US Presidential candidate Donald Trump has published on his website a controversial plan for dealing with Islamic terrorism by preventing all Muslims from entering the United States—and that’s getting attention from one of the nations that has faced decades of Islamic terror. Despite dealing with a recent surge in terrorism from radical Muslims, Israeli Prime Minister Benjamin Netanyahu came out against Trump’s proposal by citing the right to religious freedom.
Netanyahu’s office said in a statement the Israeli leader “rejects Donald Trump’s recent remarks about Muslims. The State of Israel respects all religions and strictly guarantees the rights of all its citizens. At the same time, Israel is fighting against militant Islam that targets Muslims, Christians and Jews alike and threatens the entire world.”
Israel is home to long-standing populations to the three major religions—Islam, Christianity, and Judaism—and seeks to protect the holy sites of each of them. The nation is also home to practitioners of other religious beliefs as well.
Trump, meanwhile, based his ban on Muslims on hate from extremists. “Where this hatred comes from and why we will have to determine,” said Trump in a statement on his website. “Until we are able to determine and understand this problem and the dangerous threat it poses, our country cannot be the victims of horrendous attacks by people that believe only in Jihad, and have no sense of reason or respect for human life.”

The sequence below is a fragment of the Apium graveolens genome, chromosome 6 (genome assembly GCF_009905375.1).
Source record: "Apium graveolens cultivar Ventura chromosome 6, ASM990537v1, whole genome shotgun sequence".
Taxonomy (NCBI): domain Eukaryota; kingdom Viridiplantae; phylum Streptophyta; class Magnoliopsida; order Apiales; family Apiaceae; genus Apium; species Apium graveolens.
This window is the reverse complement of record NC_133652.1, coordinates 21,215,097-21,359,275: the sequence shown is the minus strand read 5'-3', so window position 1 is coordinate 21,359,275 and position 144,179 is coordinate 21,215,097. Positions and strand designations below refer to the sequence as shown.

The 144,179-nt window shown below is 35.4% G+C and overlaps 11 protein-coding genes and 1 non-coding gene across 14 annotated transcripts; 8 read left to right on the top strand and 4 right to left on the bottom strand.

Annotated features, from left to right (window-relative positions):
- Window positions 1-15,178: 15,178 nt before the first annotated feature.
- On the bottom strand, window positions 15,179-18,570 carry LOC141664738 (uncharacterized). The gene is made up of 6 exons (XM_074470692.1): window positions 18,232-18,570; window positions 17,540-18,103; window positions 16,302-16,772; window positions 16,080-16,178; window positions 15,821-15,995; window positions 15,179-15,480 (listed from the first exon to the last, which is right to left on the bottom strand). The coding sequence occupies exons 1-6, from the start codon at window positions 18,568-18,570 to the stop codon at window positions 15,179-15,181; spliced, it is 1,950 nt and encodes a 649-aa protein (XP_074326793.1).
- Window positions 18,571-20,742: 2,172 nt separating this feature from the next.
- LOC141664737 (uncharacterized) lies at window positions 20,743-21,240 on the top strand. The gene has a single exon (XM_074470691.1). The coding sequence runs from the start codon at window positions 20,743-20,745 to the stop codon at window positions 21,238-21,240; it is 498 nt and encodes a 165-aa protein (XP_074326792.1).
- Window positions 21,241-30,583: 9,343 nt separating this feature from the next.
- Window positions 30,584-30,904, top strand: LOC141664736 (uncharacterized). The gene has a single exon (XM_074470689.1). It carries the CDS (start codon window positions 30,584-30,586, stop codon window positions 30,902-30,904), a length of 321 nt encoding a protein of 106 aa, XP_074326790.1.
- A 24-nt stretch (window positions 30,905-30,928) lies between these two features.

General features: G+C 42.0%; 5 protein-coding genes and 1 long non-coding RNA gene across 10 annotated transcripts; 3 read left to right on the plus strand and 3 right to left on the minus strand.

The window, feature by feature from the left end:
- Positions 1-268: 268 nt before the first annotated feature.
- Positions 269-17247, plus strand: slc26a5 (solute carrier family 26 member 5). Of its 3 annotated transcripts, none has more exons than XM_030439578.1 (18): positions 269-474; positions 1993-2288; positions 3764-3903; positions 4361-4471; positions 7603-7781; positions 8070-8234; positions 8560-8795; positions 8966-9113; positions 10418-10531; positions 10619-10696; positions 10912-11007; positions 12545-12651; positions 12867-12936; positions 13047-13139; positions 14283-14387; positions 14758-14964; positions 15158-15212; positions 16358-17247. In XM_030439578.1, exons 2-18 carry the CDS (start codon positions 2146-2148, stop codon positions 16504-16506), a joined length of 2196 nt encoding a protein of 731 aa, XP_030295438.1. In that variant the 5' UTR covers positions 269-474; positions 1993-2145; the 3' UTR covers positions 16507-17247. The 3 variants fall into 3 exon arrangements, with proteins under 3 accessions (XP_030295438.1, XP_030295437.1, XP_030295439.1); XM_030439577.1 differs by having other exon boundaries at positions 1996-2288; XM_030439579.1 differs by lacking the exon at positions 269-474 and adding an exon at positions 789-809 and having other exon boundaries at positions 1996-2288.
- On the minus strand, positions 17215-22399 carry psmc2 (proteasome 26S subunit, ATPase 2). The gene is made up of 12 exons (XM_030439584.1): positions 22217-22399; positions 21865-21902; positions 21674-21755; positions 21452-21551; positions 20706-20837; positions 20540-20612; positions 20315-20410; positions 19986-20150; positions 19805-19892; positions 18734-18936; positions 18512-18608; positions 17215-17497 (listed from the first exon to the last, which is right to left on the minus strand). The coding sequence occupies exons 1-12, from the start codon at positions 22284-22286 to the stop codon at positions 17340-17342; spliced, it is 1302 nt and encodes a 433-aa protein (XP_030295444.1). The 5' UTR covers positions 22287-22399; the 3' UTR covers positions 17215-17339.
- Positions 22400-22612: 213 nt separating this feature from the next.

Netanyahu wasn’t the only one that thought Trump’s answer to the violence went too far. Another US Presidential candidate challenging Trump, Marco Rubio, said this on Twitter: “I disagree with Donald Trump’s latest proposal. His habit of making offensive and outlandish statements will not bring Americans together.”
Netanyahu’s comments challenging Trump’s statement come as the two men are on the calendar to hold an upcoming meeting. Netanyahu’s statement made it clear that does not signal he is backing Trump, or any other candidate.
Netanyahu “decided earlier this year on a uniform policy to agree to meet with all presidential candidates from either party who visit Israel and ask for a meeting,” said the statement. “This policy does not represent an endorsement of any candidate or his or her views. Rather, it is an expression of the importance that Prime Minister Netanyahu attributes to the strong alliance between Israel and the United States.”
(By Joshua Spurlock, www.themideastupdate.com, December 9, 2015)